Mathis has also proven to be an effective pass-rushing threat as a 3-4 OLB. Here, he shows off the athletic ability necessary to turn the corner, and finishes the play with an impressive shoe-string sack.
Mathis may prefer to play standing up, and I too believe that’s the right fit for him, but his game tape also shows his ability to be an effective pass rusher with his hand in the dirt as well.
If you prefer to stand up as a 3-4 OLB, you must be confident in your coverage abilities and playing in space. What traits do you feel you possess that translate well to coverage?
Mathis: I’ve played OLB since high school. It’s not hard, I actually feel that it’s easier than playing on the defensive line. It’s all about timing in your drops and stuff. You have to get your space, but dropping in coverage is not something that I find difficult. You have to be on the go. You’re not in the trenches like you are on the line, you have to go out and chase a fast opponent, and maybe that’s in the slot. It’s not hard for me. I know they’re going to be faster at the next level, but I’m preparing myself for that.
I feel like I’ve shown my ability to play in space on film. Against Oregon for example, I have some good tape playing in space. There was this reverse play in particular that I completely shut down. It’s really gotta’ be something that you want to do. It’s not about can he or can’t he. Can he do it? You gotta’ want to play in space, you gotta’ want to be able to run with your opponent, and I love to do so.
How would you respond to a scout or general manager that might question your health throughout your collegiate career?
Mathis: I’m not gonna’ hide away from the fact that I got injured. I feel like the reason I got injured early on in my career was because I was playing a three-technique spot at 240 pounds. I’m really strong but that took some wear and tear on my body. I was getting double teamed by guys that are 320 pounds. I’m just gonna’ be honest with them, yeah I got injured. It is what it is, it’s part of the game.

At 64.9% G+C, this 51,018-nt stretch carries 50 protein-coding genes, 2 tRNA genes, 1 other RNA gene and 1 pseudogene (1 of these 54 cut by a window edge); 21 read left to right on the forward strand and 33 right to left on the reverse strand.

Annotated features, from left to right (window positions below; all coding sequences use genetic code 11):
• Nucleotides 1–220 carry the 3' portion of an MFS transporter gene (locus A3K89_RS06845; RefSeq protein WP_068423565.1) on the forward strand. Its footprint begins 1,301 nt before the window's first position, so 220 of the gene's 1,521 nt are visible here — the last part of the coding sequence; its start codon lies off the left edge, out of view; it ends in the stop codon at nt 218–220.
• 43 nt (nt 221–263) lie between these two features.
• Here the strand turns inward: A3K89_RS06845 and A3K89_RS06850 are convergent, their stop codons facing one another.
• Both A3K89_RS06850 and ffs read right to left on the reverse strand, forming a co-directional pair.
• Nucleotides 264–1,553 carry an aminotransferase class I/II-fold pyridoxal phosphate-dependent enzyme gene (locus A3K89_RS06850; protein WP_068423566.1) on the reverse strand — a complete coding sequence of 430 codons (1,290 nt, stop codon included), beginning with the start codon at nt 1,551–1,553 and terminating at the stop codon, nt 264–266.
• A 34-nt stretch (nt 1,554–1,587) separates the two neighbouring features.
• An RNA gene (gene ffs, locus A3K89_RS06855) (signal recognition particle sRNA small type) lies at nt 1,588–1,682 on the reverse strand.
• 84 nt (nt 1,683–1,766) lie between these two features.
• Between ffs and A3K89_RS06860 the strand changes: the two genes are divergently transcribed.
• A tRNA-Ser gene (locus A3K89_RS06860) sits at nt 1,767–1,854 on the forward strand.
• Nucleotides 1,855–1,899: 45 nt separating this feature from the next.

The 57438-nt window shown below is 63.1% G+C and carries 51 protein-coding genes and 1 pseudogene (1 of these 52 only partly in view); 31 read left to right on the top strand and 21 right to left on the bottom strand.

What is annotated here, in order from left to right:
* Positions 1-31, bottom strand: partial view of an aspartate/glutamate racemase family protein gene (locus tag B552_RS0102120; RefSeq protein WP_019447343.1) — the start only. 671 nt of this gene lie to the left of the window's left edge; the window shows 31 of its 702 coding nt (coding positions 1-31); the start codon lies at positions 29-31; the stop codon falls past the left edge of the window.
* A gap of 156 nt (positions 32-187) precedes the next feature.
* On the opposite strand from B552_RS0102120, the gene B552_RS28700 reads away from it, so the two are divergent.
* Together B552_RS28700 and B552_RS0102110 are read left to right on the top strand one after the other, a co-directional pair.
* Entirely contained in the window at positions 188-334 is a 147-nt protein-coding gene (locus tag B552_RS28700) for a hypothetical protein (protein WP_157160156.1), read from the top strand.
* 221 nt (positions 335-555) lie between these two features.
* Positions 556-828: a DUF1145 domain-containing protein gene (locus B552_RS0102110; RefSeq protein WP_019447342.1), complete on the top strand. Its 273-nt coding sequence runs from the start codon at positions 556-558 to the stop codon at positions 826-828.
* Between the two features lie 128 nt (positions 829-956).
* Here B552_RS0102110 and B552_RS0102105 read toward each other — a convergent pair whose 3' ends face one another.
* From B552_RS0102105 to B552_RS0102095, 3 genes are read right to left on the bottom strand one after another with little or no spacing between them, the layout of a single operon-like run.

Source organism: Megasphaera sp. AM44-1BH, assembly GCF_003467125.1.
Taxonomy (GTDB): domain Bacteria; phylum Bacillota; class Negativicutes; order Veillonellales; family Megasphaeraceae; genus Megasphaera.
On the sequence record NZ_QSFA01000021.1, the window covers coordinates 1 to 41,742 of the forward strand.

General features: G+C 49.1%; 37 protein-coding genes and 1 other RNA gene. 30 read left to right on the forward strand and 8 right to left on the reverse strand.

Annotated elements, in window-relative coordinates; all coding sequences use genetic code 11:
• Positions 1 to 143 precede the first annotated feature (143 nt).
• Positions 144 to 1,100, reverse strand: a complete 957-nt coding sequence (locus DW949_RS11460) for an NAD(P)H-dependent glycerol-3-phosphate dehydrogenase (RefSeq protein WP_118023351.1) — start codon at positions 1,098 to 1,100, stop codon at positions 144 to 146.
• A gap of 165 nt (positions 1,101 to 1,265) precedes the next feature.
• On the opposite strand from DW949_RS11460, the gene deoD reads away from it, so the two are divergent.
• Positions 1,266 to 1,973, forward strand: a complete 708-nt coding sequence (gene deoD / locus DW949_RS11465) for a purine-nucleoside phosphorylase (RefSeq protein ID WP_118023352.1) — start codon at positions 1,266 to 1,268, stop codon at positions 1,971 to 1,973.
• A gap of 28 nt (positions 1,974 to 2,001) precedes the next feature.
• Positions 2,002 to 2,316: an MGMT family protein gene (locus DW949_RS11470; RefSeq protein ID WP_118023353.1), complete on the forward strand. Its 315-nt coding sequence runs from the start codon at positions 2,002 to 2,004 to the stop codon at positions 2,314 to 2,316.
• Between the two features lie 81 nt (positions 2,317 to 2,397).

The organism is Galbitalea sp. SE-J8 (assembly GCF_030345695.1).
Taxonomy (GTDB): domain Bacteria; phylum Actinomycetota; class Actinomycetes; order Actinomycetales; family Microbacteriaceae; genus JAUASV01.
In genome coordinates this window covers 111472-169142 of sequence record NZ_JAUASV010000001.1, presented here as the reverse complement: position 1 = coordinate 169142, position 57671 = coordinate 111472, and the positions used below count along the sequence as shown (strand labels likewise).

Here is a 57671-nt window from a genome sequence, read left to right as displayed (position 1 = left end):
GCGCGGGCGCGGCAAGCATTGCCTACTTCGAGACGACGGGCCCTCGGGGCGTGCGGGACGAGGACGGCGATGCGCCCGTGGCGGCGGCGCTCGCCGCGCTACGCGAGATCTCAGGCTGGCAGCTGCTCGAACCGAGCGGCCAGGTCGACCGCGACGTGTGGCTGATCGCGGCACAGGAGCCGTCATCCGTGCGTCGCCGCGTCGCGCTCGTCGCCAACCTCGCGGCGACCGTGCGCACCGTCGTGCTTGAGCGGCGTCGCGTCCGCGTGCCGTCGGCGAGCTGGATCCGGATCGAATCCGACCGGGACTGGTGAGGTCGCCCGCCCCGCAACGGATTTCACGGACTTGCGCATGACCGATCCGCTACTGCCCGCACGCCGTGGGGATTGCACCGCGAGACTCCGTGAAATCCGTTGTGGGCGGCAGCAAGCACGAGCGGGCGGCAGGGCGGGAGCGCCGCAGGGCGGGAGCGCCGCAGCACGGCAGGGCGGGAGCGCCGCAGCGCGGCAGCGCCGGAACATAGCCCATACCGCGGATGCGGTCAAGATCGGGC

I know for a fact that I’m training my body right now so that I won’t get injured again. I’ll just be truthful with them, that’s all I can do.
Definitely, face their questions head on. Who would you say was the best offensive tackle you faced during your time at Washington?
Mathis: Probably [Jake] Fisher from Oregon. He was a tackle for Oregon that got drafted back in my sophomore year at Washington. I would say that he was the toughest offensive linemen I ever went up against. He would be the one that sticks out in my memory. I feel like if I went against him right now though, I’d get him [laughs].
He’s a good one for sure. I think we’ve taken up enough of your time Joe. Thanks for joining us. In closing, why should a team invest a draft pick into Joe Mathis?
Mathis: I feel like they should invest in me because I’m hungrier than a lot of guys my age. I have a wife and a son that are depending on me. I don’t take this as just a game, I take it personal. I take every snap personal. They’re going to get a guy that’s willing to get better every day. I don’t take plays off and I go full speed to the ball every time. They’re going to get a player that’s ready for anything. I’ve been through a lot of adversity and that’s nothing new to me. I know adversity and I know how to overcome it.
They’re going to get a guy that’s ready to play from day one and won’t have any off the field issues. I’ve simplified my life by getting married and having a child. It’s all about family for me, family and football. They’re going to get a guy that’s focused and won’t be satisfied by just getting there. I’m not interested in being famous. I’m trying to build a legacy for my son. I don’t want him getting into gangs and stuff. I want him to grow up watching his dad be successful so he has no other choice but to want to be successful as well.
I’m going to the NFL to make a statement and to make my name known.